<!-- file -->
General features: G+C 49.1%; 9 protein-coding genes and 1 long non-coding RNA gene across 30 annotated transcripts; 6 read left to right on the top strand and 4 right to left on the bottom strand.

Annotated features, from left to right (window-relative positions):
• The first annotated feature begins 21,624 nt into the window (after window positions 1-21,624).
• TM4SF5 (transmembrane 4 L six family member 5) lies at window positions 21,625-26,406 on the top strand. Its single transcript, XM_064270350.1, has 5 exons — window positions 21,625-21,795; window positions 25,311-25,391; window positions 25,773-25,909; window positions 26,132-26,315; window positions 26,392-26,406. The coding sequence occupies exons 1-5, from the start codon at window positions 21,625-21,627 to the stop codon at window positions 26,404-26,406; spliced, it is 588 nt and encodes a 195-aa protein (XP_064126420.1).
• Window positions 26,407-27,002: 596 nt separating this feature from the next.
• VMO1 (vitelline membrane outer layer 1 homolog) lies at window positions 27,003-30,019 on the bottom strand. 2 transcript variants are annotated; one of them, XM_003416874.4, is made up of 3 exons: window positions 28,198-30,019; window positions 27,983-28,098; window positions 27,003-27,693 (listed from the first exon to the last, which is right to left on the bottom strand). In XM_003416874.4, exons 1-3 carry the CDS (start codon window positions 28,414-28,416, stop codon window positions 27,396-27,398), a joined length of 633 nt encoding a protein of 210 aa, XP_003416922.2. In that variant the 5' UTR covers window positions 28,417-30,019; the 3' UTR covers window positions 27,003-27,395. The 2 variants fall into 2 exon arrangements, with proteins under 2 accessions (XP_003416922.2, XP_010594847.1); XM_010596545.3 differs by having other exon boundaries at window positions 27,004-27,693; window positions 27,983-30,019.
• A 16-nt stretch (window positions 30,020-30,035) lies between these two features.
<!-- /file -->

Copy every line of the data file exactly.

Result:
General features: G+C 49.1%; 9 protein-coding genes and 1 long non-coding RNA gene across 30 annotated transcripts; 6 read left to right on the top strand and 4 right to left on the bottom strand.

Annotated features, from left to right (window-relative positions):
• The first annotated feature begins 21,624 nt into the window (after window positions 1-21,624).
• TM4SF5 (transmembrane 4 L six family member 5) lies at window positions 21,625-26,406 on the top strand. Its single transcript, XM_064270350.1, has 5 exons — window positions 21,625-21,795; window positions 25,311-25,391; window positions 25,773-25,909; window positions 26,132-26,315; window positions 26,392-26,406. The coding sequence occupies exons 1-5, from the start codon at window positions 21,625-21,627 to the stop codon at window positions 26,404-26,406; spliced, it is 588 nt and encodes a 195-aa protein (XP_064126420.1).
• Window positions 26,407-27,002: 596 nt separating this feature from the next.
• VMO1 (vitelline membrane outer layer 1 homolog) lies at window positions 27,003-30,019 on the bottom strand. 2 transcript variants are annotated; one of them, XM_003416874.4, is made up of 3 exons: window positions 28,198-30,019; window positions 27,983-28,098; window positions 27,003-27,693 (listed from the first exon to the last, which is right to left on the bottom strand). In XM_003416874.4, exons 1-3 carry the CDS (start codon window positions 28,414-28,416, stop codon window positions 27,396-27,398), a joined length of 633 nt encoding a protein of 210 aa, XP_003416922.2. In that variant the 5' UTR covers window positions 28,417-30,019; the 3' UTR covers window positions 27,003-27,395. The 2 variants fall into 2 exon arrangements, with proteins under 2 accessions (XP_003416922.2, XP_010594847.1); XM_010596545.3 differs by having other exon boundaries at window positions 27,004-27,693; window positions 27,983-30,019.
• A 16-nt stretch (window positions 30,020-30,035) lies between these two features.